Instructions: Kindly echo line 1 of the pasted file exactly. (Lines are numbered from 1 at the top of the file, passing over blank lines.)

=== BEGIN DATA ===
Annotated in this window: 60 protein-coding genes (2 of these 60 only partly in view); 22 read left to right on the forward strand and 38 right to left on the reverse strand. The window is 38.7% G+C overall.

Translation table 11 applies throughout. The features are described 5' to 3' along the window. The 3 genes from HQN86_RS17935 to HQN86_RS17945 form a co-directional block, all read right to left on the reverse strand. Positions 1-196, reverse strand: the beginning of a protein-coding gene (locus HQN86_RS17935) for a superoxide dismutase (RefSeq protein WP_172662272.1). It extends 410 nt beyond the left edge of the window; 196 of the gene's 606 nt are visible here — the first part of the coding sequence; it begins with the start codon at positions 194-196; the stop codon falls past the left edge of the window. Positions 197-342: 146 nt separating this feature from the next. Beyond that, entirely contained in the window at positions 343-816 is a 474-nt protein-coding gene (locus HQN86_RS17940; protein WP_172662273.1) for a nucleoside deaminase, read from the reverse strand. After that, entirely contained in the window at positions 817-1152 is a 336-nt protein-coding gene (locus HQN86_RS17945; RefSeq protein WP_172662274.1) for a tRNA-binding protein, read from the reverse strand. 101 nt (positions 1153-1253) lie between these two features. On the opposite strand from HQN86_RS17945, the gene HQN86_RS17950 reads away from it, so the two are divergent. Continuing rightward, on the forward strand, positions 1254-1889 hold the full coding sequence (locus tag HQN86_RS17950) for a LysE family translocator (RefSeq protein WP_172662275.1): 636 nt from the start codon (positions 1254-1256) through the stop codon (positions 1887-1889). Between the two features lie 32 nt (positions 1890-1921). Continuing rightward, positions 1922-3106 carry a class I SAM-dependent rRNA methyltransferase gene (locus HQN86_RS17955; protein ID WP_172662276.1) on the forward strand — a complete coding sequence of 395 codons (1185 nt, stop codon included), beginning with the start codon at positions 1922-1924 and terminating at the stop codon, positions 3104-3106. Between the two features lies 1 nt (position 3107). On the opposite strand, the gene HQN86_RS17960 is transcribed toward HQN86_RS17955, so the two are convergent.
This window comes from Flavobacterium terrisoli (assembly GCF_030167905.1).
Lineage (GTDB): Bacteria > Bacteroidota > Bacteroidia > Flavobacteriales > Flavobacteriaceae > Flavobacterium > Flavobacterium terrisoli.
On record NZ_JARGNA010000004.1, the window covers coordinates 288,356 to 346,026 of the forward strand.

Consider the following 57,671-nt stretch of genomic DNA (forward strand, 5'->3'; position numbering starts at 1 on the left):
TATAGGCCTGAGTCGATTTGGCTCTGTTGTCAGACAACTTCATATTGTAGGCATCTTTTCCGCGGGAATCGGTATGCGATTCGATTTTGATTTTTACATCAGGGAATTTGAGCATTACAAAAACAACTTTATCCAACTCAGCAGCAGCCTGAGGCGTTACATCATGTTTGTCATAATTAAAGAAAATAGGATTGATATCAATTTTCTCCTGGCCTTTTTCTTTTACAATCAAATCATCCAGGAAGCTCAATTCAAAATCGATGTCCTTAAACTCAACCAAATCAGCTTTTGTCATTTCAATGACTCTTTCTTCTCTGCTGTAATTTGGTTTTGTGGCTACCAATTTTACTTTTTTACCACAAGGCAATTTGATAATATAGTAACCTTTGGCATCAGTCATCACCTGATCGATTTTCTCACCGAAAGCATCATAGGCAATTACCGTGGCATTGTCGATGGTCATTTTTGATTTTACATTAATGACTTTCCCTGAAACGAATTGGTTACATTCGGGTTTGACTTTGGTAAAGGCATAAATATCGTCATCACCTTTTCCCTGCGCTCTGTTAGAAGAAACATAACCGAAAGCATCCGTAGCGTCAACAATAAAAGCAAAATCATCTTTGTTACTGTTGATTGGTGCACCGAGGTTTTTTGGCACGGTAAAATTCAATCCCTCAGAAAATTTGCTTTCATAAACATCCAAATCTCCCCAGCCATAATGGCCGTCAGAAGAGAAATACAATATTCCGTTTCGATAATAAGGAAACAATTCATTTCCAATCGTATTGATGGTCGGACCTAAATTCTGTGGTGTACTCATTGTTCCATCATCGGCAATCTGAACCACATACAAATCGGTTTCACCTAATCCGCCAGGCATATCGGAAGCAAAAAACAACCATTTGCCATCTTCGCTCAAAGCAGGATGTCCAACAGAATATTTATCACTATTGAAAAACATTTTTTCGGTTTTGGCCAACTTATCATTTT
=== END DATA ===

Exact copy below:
Annotated in this window: 60 protein-coding genes (2 of these 60 only partly in view); 22 read left to right on the forward strand and 38 right to left on the reverse strand. The window is 38.7% G+C overall.